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What Iowa health experts want you to know about the Omicron variant

While the variant has not officially been detected in Iowa, health experts are urging people to take precautions to help slow the spread.

DES MOINES, Iowa — The World Health Organization says it could take some time to fully understand the threat the newly dubbed Omicron variant of COVID-19 will bring.  

As the world waits to see how this variant differs from those that came before it, health experts in Iowa are urging people to take precautions to help slow its spread. 

"So the best way for Iowans and their families can protect themselves is to make sure they're fully up to date with their COVID-19 vaccinations," said MercyOne Infectious Disease Pharmacy Specialist Dr. Jeff Brock.

While the variant has yet to be officially detected in the United States, health experts say that shouldn't stop people from protecting themselves and their loved ones. 

"Right now, it is not in Polk County, it is not in Iowa," said Nola Aigner Davis with the Polk County Health Department. "But that's not to say that we will not see it here. We don't know when we don't know how. But the most important thing that we can really encourage our community to do is to protect themselves is to get vaccinated or to get their booster, because what is going to protect you is to get that vaccine."

But doctors don't only want you to get a vaccine

"I would also highly encourage people to really consider keeping wearing a mask while in public and large gatherings," Brock added. "I know it's burdensome, it's not pleasant to a lot of people. But it does help protect you and others from actually getting infected with the virus."

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On top of a new variant, health systems say they are also bracing for how the flu will impact the region this year. 

"What's scary to us is that our hospital numbers are so high," Aigner Davis said. "[Monday], we had 130 COVID-19 hospitalizations in Polk County. We cannot see COVID-19 and flu at the same time. Our hospital systems cannot handle that."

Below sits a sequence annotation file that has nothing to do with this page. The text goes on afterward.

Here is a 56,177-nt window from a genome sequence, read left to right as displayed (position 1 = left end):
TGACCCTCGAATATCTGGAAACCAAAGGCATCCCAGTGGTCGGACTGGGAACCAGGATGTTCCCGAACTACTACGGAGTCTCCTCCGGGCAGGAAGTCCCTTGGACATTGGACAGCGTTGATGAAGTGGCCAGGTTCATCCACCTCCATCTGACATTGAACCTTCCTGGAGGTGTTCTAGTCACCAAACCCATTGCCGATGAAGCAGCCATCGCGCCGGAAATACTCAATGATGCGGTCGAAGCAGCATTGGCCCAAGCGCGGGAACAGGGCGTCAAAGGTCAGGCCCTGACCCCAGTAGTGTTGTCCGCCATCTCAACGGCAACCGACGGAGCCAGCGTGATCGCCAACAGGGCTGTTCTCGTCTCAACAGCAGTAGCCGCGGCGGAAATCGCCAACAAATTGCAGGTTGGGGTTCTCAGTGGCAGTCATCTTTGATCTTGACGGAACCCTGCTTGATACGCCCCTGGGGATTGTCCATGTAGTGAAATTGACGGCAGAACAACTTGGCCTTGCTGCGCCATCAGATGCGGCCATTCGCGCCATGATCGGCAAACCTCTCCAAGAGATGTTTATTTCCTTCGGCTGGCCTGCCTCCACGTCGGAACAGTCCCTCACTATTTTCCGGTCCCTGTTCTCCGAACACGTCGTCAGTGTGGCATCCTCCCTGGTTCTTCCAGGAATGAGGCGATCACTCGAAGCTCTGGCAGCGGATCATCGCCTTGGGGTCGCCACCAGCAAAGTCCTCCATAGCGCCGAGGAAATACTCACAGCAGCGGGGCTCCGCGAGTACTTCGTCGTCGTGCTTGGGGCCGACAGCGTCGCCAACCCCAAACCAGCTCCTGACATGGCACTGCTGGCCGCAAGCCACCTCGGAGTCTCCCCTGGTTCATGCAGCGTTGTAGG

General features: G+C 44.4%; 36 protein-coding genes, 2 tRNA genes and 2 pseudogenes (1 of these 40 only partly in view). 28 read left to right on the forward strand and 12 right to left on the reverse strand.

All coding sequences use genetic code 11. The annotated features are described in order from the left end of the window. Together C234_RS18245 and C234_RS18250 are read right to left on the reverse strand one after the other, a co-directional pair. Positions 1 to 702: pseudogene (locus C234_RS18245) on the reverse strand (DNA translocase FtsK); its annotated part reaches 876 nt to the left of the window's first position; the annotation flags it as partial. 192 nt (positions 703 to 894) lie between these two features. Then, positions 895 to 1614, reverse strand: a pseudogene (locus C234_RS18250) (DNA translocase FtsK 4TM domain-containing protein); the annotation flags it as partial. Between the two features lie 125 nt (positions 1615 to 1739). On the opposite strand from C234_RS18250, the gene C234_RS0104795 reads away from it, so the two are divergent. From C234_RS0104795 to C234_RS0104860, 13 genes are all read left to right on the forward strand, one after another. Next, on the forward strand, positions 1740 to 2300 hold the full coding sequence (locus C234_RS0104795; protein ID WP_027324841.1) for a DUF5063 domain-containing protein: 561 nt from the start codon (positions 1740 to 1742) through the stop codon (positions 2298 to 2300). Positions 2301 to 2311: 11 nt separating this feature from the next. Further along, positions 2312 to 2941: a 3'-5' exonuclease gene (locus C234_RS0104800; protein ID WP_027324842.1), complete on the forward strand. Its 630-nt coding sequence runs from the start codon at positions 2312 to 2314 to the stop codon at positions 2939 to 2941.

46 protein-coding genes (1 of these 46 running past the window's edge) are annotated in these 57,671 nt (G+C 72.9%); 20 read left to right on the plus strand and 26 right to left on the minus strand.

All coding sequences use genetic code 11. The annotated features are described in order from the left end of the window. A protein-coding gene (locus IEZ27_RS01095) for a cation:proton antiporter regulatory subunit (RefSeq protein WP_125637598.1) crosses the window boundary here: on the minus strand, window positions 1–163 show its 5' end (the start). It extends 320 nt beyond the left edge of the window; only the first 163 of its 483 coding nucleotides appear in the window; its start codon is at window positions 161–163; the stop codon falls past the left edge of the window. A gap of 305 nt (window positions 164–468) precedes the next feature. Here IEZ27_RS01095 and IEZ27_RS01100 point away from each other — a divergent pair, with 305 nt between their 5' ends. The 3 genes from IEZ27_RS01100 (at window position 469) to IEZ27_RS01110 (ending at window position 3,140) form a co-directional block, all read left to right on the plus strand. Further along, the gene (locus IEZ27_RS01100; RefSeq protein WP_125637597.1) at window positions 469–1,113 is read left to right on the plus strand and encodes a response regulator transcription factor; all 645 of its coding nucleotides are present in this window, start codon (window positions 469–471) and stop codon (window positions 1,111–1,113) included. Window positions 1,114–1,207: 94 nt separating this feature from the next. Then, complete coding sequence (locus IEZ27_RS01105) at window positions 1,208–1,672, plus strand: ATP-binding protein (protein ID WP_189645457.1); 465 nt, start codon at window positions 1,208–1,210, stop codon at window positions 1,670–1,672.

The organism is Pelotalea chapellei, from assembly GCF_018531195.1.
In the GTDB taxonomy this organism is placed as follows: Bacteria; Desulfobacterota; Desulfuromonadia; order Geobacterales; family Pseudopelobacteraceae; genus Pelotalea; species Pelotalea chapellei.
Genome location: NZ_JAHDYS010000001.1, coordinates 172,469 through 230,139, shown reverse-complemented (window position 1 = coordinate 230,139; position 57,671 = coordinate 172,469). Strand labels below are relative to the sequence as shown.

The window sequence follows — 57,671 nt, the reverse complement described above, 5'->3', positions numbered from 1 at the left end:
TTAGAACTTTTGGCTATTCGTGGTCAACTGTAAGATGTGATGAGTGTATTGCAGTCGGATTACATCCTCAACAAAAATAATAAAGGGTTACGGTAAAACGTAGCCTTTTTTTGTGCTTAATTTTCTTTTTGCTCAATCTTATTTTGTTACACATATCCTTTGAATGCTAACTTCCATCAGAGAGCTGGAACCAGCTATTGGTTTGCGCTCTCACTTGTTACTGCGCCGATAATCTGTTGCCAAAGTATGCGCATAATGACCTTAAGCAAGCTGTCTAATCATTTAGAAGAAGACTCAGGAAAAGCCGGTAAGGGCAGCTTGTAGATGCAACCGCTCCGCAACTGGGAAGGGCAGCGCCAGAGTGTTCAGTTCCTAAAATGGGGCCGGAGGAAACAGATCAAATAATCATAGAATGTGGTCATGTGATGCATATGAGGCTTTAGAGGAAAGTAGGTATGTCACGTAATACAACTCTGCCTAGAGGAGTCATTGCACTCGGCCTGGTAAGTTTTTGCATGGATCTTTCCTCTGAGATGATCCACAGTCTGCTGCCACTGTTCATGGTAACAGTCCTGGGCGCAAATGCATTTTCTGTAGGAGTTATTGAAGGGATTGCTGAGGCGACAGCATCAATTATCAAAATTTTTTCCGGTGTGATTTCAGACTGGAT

"The truth is that the systems are just very full," said Broadlawns Medical Center Dr. Nicole Gilg Gachiani. "And that's across the state, that's also across the country. But certainly true within the Des Moines metro. So even if we aren't seeing skyrocketing COVID-19 case counts, or even if we aren't seeing very high numbers of influenza, every case puts additional pressure on the system. And unfortunately right now, every single hospital bed counts because we just don't have an excess."

"Last year we were quite blessed with virtually zero influenza in Iowa," said Brock. "We really did not see any. And that's the way it was around the country. This year is ramping up to be a higher incidence flu season. We really don't know yet, but cases are increasing across the country. They're being reported. And so we feel that flu is going to be an issue this year."

If people continue to not follow COVID-19 precautions and mitigations, doctors say omicron will not be the final variant.

"The idea of having new variants should not be unexpected, when there's this much community transmission," said Dr. Gilg Gachiani.   "So when the virus is infecting different people and continuing to infect different people, the likelihood that it is going to mutate or it's going to change and there is going to be a variant should be expected."

Health experts also said rapid COVID testing is key to give you and your loved ones extra peace of mind as the holiday season continues.

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